BY ANGELA MONTEFINISE
Queens resident and former Tribune photographer Jason Eskenazi hasn’t missed many historical events in his seasoned career as a documentary photographer.
Queens photographer Jason Eskenazi made it his own assignment to capture the emotion of visitors at Ground Zero. The photographs that appear on this page are the result and will be the focus of an upcoming book.
He has captured the end of Communism in Russia, the brutal battles in Chechnya, and the fall of the Berlin Wall in Germany. The Bayside resident’s photographs have been shown in exhibitions and prestigious publications, including Time Magazine, The New York Times, and Newsweek.
On Sept. 11, Eskenazi thought he had missed one of the biggest events in United States history – the terrorist attacks on the World Trade Center. Instead of being in his native New York, Eskenazi was in a small motel room in the Ukraine on Sept. 11, “shocked” by the loss of the World Trade Center, and disappointed that he would never get the chance to capture the emotions of his New York neighbors following a tragedy that hit him close to home.
Eventually, Eskenazi got back to New York City and went to Ground Zero, where a lack of press credentials kept him shut out of the area. Still, he was able to capture the horror and loss felt by people at Ground Zero using a creative approach that never included the rubble that once stood as a symbol of American capitalism and success. His three week’s worth of panoramic black and white photos focusing on the facial expressions of Ground Zero visitors may soon be available for public viewing in a book entitled Vanishing Points.
Tears and Fears
When Eskenazi first got to Ground Zero in lower Manhattan, he said he was, “absolutely shocked,” and said, “Television and newspaper photos cannot capture the enormity of Ground Zero. The smell, the site of the rubble and the armed guards just make it seem surreal . . . It was devastating as a New Yorker.”
Eskenazi tried to renew his NYPD Press card before returning to New York, but the freelance photojournalist was unable to do so. He said, “It was frustrating. There were fences around Ground Zero and guards everywhere to keep people out. I was always on the outside looking in, and that made it tough.”
Instead of taking photos of Ground Zero itself, Eskenazi improvised and examined the faces of people passing the destruction. He said, “People’s reactions were fascinating to me. People of all races were stopping and just staring at the Trade Center. Some were crying, some were taking pictures, some were angry. The reactions were very interesting, so I started shooting them.”
The Bayside photographer snapped dozens of shots in three weeks at Ground Zero, including photos of a woman taking a picture of Ground Zero from a taxi cab, a woman sobbing in her hands, a baby staring at the site with his head sideways as if he’s concentrating on it, a girl covering her nose from the smell of the debris, a woman staring at the site in shock while a New York Sightseeing bus passes behind her, groups of Jews and Muslims looking at the site, and a group of people taking photographs of the destruction.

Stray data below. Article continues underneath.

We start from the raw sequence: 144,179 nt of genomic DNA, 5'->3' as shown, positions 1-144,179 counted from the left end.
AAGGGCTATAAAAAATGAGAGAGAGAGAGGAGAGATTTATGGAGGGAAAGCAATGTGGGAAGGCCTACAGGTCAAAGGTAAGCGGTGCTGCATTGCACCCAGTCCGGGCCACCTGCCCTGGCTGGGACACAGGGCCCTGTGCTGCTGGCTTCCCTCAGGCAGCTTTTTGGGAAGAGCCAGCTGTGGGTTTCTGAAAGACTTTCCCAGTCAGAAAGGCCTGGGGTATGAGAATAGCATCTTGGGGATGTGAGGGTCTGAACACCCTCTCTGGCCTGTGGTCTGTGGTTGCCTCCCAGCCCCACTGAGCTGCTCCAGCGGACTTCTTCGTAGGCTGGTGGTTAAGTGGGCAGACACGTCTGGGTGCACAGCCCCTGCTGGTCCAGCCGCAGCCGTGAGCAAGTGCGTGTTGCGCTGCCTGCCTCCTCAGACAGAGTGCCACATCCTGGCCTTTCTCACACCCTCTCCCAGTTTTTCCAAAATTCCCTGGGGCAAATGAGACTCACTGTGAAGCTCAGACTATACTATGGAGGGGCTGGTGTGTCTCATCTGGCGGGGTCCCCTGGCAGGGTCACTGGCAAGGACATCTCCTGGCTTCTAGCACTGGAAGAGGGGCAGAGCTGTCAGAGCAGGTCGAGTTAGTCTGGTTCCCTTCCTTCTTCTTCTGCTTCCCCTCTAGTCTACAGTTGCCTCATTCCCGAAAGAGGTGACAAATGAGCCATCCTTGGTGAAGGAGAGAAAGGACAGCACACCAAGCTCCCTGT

Eskenazi said he took the photos by holding the camera on his chest instead of looking through the viewfinder so, “The subjects wouldn’t pay attention to me,” he said. “I tried to capture every emotion at Ground Zero, including the people who were taking pictures and treating the disaster like an attraction. I wanted to show all of America in mourning.”
None of the photos actually show Ground Zero, but Eskenazi said, “[Ground Zero] is similar to the Sun – you don’t need to show the Sun to see its effects as light and shadow.”
Eskenazi has compiled his photographs of Ground Zero into a book, entitled Vanishing Points. He called it that for several reasons, saying, “Vanishing Points came about, I guess, by the panoramic effect that produced two vanishing points – down the street and then down another perpendicular one . . . It’s ultimately about loss, about the despair of loss, all kinds of loss.”
The book is ready for publication, but Eskenazi is waiting for a publisher to buy the rights. He said there will probably be no captions because, “I want the photos to speak for themselves.” He did know that the first photo in the book will be of a man holding his sleeping child on his shoulder. He said, “He’s bearing the weight of the world on his shoulders. We all felt that way on Sept. 11.”
Eskenazi is also trying to open an exhibition of his work, but nothing has been scheduled yet.
Eskenazi began photographing as a hobby at Queens College, where he received degrees in Psychology and American Literature. He became photo-editor of the college yearbook, and began working at the Queens Tribune.
He then moved on to work at Newsday and several other papers before becoming a freelance photographer. He works on a regular basis for Open Society Institute (SOROS) publications.
Eskenazi received several grants to take photos in the former Soviet Union to document the fall of Communism and in Germany to document the fall of the Berlin Wall.
He also took photos of guerilla battles in Chechnya and other parts of Russia, where he had to sleep in an underground bomb shelter at night to keep safe.
He said, “I remember I would hear dogs, scared out of their minds, scratching on the bomb shelter door while the bombing was happening. That was disturbing.”
Although he doesn’t consider himself a war journalist, Eskenazi said, “I have had to go near combat. It’s not my favorite thing to do, but I do it. It’s the thrill of danger, I guess.” He added, “Now with this Daniel Pearl thing, everyone’s on edge. But you just have to keep working.”